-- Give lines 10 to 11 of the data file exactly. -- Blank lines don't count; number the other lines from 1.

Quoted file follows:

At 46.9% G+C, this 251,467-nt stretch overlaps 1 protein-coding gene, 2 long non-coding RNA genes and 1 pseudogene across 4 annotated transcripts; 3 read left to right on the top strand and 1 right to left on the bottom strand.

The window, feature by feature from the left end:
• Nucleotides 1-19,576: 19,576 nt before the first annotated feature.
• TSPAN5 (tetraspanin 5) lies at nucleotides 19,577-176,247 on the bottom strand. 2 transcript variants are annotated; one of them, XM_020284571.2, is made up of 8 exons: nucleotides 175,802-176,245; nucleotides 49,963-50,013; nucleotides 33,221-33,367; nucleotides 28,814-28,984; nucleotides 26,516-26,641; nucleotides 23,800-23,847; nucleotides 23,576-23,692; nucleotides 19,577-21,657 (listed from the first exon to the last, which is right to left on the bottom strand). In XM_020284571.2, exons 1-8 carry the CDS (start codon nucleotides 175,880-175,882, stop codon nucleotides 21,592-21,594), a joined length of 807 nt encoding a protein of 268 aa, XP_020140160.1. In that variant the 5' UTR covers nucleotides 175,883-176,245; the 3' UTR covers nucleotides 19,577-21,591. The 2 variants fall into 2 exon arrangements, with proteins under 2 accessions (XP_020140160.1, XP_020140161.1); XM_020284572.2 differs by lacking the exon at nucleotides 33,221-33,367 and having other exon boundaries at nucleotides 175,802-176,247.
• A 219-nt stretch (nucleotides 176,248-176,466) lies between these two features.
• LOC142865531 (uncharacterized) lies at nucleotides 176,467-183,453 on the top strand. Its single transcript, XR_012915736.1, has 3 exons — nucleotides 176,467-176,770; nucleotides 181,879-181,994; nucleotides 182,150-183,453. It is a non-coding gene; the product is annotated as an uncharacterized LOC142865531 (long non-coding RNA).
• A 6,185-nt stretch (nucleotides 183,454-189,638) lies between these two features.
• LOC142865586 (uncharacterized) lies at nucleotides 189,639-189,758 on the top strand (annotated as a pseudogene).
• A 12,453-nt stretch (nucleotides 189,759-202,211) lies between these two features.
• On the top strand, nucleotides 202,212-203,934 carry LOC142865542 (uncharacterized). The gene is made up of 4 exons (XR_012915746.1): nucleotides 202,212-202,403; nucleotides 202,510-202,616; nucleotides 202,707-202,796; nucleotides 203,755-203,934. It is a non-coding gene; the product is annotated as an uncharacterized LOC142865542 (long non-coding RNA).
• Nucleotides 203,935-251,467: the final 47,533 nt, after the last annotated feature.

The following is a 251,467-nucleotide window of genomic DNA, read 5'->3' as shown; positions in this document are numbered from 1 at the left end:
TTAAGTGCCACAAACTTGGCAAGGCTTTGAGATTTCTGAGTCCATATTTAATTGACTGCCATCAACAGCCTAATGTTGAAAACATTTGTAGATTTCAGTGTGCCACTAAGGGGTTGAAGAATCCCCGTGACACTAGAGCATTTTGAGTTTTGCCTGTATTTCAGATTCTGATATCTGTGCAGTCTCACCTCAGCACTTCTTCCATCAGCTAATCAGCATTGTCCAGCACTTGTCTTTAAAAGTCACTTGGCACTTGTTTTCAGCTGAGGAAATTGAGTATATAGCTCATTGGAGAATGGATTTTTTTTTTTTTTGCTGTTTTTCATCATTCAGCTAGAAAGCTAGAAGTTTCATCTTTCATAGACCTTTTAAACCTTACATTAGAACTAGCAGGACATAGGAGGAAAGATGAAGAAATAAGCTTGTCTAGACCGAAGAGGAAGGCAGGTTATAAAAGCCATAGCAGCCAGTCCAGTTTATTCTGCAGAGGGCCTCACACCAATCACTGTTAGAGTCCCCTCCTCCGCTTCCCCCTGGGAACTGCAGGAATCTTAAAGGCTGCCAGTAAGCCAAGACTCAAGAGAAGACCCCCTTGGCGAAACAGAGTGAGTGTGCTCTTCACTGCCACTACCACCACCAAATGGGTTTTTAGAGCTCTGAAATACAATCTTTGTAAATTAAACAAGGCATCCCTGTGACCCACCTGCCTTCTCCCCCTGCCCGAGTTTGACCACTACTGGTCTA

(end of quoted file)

• On the top strand, nucleotides 202,212-203,934 carry LOC142865542 (uncharacterized). The gene is made up of 4 exons (XR_012915746.1): nucleotides 202,212-202,403; nucleotides 202,510-202,616; nucleotides 202,707-202,796; nucleotides 203,755-203,934. It is a non-coding gene; the product is annotated as an uncharacterized LOC142865542 (long non-coding RNA).
• Nucleotides 203,935-251,467: the final 47,533 nt, after the last annotated feature.